For astronomers, the far side of the moon is a place of ideal tranquility, as the body of the moon shields against radio interference from the earth. From there, they can study the origins and evolution of stars and galaxies, peering into the dawn of the universe.
Chang’e-4’s low-frequency radio astronomical observation on the moon’s far side will fill many gaps in astronomical observation.
The probe also took six live species — cotton, rapeseed, potato, arabidopsis, fruit fly and yeast — to the lifeless environment to form a mini biosphere, which is expected to produce the first flower on the moon.
Chinese space engineers also plan to measure temperatures on the surface of the moon from day to night to get first-hand data.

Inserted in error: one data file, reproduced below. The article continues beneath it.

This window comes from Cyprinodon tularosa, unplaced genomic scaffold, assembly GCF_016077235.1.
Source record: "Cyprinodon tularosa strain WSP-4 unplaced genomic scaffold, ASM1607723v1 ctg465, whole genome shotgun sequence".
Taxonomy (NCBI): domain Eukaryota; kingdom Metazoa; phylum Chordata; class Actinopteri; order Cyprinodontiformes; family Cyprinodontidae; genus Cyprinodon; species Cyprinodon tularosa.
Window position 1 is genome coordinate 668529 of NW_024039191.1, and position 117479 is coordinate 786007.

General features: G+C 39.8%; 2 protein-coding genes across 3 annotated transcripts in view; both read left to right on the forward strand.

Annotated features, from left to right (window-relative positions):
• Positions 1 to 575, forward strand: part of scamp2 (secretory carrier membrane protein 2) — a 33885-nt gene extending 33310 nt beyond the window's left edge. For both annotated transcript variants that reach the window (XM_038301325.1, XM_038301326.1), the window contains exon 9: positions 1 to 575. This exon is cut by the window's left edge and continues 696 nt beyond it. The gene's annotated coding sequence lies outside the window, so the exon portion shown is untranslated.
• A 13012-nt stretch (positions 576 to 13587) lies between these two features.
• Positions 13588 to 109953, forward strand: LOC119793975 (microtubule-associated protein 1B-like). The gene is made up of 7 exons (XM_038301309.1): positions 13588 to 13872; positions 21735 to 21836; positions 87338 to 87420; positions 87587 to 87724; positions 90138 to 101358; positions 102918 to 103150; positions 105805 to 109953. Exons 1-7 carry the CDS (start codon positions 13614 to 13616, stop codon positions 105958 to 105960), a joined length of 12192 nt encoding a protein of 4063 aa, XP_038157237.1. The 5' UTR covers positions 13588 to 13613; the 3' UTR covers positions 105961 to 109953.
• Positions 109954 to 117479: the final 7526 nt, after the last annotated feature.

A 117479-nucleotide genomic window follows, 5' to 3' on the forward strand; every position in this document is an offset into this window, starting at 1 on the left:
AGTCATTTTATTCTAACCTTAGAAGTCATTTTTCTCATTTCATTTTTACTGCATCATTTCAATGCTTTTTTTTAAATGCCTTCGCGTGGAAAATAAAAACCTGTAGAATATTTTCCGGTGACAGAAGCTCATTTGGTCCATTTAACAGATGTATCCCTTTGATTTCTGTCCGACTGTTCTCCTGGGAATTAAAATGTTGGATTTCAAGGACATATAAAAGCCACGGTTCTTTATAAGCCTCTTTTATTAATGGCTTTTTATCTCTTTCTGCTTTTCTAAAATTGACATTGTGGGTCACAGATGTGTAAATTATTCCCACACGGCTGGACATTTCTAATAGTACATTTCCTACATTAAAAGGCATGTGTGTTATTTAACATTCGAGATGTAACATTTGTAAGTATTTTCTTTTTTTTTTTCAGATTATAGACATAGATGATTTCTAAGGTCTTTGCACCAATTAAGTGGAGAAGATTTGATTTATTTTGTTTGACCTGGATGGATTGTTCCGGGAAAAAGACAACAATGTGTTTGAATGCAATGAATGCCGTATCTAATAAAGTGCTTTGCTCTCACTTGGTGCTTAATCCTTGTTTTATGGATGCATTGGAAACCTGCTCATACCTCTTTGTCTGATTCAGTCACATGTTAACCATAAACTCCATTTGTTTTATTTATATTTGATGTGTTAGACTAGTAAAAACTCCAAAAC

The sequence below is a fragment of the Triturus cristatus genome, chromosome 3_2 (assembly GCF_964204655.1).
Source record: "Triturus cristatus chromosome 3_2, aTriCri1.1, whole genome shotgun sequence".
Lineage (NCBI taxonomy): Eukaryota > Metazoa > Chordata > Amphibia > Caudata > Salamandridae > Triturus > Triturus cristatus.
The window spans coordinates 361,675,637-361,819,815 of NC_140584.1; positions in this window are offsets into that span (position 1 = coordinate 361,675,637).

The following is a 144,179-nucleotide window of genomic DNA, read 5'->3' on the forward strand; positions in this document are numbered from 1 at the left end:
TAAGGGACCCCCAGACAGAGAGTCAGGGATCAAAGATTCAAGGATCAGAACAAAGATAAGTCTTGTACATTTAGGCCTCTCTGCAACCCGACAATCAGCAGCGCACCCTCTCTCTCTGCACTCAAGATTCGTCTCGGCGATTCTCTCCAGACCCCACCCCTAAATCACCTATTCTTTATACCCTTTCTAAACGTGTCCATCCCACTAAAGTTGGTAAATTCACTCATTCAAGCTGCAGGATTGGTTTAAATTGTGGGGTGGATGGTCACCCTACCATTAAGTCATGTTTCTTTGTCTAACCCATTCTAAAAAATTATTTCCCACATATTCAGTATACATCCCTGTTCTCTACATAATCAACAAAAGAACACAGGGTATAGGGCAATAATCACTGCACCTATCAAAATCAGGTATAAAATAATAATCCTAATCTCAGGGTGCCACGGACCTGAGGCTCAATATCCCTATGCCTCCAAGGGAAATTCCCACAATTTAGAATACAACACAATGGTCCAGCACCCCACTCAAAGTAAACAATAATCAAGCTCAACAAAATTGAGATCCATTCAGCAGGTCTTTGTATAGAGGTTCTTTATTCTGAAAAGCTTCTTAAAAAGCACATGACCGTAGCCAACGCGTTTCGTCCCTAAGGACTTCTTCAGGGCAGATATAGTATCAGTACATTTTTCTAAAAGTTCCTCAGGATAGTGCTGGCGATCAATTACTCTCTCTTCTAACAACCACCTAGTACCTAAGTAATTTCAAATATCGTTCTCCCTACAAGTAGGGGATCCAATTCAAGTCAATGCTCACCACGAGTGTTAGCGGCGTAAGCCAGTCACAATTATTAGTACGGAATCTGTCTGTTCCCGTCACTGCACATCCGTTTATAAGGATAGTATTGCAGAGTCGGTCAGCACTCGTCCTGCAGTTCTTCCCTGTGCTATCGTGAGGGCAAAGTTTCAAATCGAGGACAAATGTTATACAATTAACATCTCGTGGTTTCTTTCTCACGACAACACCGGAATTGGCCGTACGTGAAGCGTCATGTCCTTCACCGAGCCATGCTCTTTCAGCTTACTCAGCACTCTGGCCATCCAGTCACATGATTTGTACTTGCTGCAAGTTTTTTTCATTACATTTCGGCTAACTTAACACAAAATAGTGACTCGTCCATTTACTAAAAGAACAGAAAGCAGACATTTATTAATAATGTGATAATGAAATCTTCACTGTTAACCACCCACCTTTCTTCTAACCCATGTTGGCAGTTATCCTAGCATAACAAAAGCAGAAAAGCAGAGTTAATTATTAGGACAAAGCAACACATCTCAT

“Exploring the far side of the moon is one contribution China is making to the world. Although we still don’t know what we might find, this exploration might influence several generations,” said Shen Zhenrong, a designer of the lunar rover.
Wu Weiren said: “Exploring the unknown is human nature. The moon is a mysterious world to us. We have a responsibility to explore and to understand it. Exploration of the moon will also deepen our understanding of the earth and ourselves.”